Cooper v. Berger (Amicus Brief)
The Brennan Center is supporting North Carolina Governor Roy Cooper's lawsuit against the state's General Assembly. This litigation arose out of the Republican-dominated North Carolina Legislature’s efforts to strip control of state and county boards of elections from the newly-elected Democratic Governor.
Governor Roy Cooper was elected last November in a narrow victory over his Republican predecessor, Pat McCrory. In late November, once Cooper’s victory had been confirmed but before he took office, the Republican-controlled North Carolina General Assembly passed a law that made a number of changes to state government designed to limit the new Governor’s power. A three-judge panel of the Wake County Superior Court struck down the law, but in late April, the General Assembly passed a replacement law that once again restructured the state’s elections and ethics agencies, over Governor Cooper’s veto.
Among other things, the new law combines the State Board of Elections with the State Ethics Commission into one evenly-divided eight-member body. The Governor’s power over appointments to the Board is severely limited: the Republican Party and Democratic Party each provide the Governor with a list of six nominees, and he must choose four members from each list. The law further provides that the Executive Director of the current state Board of Elections, a Republican, would become Executive Director of the new combined agency. Any action—including removal of the Executive Director—would take a vote of six of the new Board’s eight members. The law also restructures each of North Carolina’s county boards of elections so that they too would be evenly-divided instead of controlled by the Governor’s party. Chairmanship of the state and county boards would rotate annually, with the party that has fewer state-wide registrations (which has always been Republicans) chairing during even-numbered (i.e. election) years.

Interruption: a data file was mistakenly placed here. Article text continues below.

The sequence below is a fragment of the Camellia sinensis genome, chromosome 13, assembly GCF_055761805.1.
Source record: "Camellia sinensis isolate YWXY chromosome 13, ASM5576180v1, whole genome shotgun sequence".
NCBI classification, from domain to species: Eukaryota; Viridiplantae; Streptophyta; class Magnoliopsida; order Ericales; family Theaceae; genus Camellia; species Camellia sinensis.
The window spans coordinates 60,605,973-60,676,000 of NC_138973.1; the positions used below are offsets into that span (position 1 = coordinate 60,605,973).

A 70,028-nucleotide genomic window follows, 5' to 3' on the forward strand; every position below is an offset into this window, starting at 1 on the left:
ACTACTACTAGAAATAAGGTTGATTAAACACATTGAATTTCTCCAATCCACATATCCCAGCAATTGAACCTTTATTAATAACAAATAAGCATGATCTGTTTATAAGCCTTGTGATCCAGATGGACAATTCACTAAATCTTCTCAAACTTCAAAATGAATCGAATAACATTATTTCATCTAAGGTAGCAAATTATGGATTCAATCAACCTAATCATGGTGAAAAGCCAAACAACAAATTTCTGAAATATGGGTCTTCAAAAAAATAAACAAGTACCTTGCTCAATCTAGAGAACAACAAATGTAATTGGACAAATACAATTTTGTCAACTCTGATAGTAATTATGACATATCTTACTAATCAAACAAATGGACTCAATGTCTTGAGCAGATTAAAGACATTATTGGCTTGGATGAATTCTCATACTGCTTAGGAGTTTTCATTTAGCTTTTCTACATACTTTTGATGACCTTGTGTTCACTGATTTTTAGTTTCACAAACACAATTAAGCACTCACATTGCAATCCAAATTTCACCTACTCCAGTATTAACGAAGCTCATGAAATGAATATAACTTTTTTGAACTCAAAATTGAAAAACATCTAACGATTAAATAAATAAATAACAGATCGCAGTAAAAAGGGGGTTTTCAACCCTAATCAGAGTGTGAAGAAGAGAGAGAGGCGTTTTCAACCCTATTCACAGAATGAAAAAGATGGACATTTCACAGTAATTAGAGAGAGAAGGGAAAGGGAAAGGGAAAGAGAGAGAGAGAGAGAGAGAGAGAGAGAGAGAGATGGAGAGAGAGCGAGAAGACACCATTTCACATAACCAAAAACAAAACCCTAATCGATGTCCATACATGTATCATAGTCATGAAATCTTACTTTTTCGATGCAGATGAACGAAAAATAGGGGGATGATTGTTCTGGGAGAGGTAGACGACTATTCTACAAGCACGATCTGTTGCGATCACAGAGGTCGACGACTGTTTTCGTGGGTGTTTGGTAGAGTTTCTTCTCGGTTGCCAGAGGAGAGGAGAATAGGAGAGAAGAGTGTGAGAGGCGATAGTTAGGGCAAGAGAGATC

According to the amicus brief, the General Assembly’s action is an attempt to entrench its majority party, the Republicans, in control over North Carolina’s electoral system regardless of their loss of voter support. This clashes with bedrock principles underlying the Constitutions of the United States and the State of North Carolina. Based on these principles, courts have interpreted the law to thwart political entrenchment in many circumstances involving the electoral and political processes. The North Carolina Supreme Court should do the same here.
Cooper v. Berger (N.C. Supreme Court)